The scientists noticed that gene activity in a cell is determined in part by small RNA molecules that research had, until then, largely neglected. Tuschl analyzed the structure of these double-stranded RNA molecules (si-RNAs, small interfering RNAs) and, for the first time, succeeded in demonstrating their impact in mammalian cells. By using siRNAs, genes can be systematically silenced. The RNA interference (RNAi) method is now used in labs throughout the world to study the function of genes in cell cultures and lab animals. A therapeutic effect has already been proven in various clinical studies. It is quite possible that future RNAi drugs will be as promising as Sutent®. Axel Ullrich is hardly surprised that many biochemical findings are making their way into practical applications. “This field just happens to be very application oriented, it is hardly possible to avoid the opportunities for future therapies.”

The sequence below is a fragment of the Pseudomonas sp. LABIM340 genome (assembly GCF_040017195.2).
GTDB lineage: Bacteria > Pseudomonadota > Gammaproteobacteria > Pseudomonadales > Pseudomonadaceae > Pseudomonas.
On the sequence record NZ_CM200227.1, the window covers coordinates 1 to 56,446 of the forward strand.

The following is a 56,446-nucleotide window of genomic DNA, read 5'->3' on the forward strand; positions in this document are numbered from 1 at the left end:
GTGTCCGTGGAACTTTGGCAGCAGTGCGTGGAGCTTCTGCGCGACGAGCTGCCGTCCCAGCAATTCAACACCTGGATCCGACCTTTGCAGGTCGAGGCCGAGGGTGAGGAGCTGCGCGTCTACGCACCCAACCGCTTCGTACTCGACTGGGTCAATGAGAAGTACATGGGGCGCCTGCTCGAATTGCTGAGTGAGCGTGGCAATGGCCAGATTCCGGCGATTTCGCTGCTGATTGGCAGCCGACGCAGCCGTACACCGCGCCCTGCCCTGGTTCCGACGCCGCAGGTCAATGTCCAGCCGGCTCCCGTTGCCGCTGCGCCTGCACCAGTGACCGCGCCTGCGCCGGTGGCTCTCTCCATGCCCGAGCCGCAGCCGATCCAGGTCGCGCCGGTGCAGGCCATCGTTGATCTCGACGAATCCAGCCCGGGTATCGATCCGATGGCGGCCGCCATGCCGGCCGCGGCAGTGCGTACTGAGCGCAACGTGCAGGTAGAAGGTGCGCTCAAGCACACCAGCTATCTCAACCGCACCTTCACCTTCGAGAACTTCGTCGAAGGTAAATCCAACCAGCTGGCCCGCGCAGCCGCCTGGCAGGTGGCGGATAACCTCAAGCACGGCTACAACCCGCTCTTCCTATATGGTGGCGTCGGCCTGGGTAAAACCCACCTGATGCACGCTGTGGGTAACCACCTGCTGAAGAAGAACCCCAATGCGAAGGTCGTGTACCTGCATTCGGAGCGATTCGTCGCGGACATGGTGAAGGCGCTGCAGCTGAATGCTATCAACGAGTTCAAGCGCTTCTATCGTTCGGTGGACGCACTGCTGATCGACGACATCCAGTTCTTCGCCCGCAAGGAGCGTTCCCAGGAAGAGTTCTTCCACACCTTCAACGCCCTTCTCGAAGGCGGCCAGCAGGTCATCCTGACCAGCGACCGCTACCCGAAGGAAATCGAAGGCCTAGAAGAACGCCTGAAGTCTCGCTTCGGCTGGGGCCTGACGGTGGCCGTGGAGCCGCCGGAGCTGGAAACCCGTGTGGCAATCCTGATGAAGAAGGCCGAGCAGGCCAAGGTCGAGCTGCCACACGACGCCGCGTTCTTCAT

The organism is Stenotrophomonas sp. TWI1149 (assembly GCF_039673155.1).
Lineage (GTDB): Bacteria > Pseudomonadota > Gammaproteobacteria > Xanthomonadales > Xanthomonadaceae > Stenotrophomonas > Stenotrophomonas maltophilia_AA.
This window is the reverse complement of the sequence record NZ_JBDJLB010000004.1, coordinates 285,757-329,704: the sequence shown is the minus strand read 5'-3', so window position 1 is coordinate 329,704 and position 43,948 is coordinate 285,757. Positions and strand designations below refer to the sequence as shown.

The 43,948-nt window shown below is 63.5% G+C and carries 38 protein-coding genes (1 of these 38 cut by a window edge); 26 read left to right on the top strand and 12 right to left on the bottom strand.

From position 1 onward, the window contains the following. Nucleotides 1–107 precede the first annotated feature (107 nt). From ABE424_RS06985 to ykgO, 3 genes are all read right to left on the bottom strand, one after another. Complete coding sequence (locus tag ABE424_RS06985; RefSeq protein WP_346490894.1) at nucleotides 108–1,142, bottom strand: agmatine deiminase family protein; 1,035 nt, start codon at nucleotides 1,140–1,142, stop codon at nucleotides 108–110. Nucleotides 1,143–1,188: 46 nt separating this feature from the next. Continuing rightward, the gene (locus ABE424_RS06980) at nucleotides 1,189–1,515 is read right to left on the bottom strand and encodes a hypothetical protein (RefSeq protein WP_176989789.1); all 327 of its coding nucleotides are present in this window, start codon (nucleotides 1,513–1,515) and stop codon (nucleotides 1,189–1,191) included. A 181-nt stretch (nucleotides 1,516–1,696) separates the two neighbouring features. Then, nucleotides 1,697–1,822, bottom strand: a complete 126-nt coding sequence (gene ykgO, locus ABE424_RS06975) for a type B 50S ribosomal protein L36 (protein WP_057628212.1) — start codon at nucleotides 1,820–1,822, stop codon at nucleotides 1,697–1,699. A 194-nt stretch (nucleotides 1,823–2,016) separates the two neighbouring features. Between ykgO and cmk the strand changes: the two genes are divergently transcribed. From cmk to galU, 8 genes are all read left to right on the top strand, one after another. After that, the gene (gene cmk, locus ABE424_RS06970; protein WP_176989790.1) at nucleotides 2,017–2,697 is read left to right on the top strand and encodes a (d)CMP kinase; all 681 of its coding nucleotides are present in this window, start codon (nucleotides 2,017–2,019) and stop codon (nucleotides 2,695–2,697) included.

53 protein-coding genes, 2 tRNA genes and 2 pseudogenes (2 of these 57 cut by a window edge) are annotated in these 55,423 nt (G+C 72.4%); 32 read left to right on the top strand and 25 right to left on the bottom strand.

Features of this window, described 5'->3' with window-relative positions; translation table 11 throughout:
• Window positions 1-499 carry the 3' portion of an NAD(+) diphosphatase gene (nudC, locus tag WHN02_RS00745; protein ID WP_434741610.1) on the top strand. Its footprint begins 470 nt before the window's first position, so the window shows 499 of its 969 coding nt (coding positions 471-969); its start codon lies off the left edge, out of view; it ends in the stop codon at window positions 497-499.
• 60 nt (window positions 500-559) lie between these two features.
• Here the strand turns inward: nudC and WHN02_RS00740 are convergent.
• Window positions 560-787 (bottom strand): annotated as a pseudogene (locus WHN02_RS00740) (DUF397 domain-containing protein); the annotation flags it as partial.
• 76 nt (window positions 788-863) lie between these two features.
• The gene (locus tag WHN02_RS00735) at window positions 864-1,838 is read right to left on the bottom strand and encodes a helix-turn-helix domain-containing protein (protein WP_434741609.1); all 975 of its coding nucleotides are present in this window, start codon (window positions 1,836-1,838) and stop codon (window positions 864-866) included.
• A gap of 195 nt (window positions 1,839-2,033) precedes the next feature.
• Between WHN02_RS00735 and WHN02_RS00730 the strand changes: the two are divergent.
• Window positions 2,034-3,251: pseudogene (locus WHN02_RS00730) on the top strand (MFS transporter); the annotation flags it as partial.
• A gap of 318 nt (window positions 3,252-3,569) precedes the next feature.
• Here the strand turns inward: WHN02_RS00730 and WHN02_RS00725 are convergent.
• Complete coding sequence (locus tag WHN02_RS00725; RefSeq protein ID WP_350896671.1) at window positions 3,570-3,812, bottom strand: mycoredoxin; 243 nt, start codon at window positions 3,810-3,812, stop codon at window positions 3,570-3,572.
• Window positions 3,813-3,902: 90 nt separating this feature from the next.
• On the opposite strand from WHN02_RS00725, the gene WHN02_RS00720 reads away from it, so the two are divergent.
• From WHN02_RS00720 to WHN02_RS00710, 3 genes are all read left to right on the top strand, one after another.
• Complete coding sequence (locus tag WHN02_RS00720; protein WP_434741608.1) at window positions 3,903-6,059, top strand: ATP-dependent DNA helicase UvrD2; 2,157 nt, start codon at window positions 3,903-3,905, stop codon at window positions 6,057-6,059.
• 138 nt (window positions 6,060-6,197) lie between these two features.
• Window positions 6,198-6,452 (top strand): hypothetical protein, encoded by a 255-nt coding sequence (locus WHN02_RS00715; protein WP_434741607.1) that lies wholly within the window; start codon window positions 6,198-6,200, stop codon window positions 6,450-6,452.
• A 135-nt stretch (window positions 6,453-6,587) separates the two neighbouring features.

But there are also examples of basic knowledge that have found their way into earthly applications from very distant places – like outer space, for example. Normally, colleagues of Gregor Morfill, emeritus Director at the Max Planck Institute for Extraterrestrial Physics, spend their time gazing into the depths of the cosmos. These Munich-based scientists use mathematical methods to describe the distribution of galaxy clusters and the arrangement of matter in the vast expanse of the black firmament.
A few years ago, the researchers met with medical specialists from the Technical University Munich and discussed the question of whether their mathematical model might not also be suitable for studying the human body: galaxies are not evenly distributed throughout space, but are organized into structures that resemble those of a sponge, which contains many hollow chambers separated by thin walls. Human bones also have a very similar structure.
Thus, the astronomers’ discoveries are also good for everyday applications. And other ideas, too, can look forward to going to market: Max Planck Innovation evaluates roughly 150 new inventions every year and files patent applications for about half of them. It markets another 60 or so without patent protection – a sign that basic research is now closer to our daily lives than ever before, even when it sometimes seems so far removed.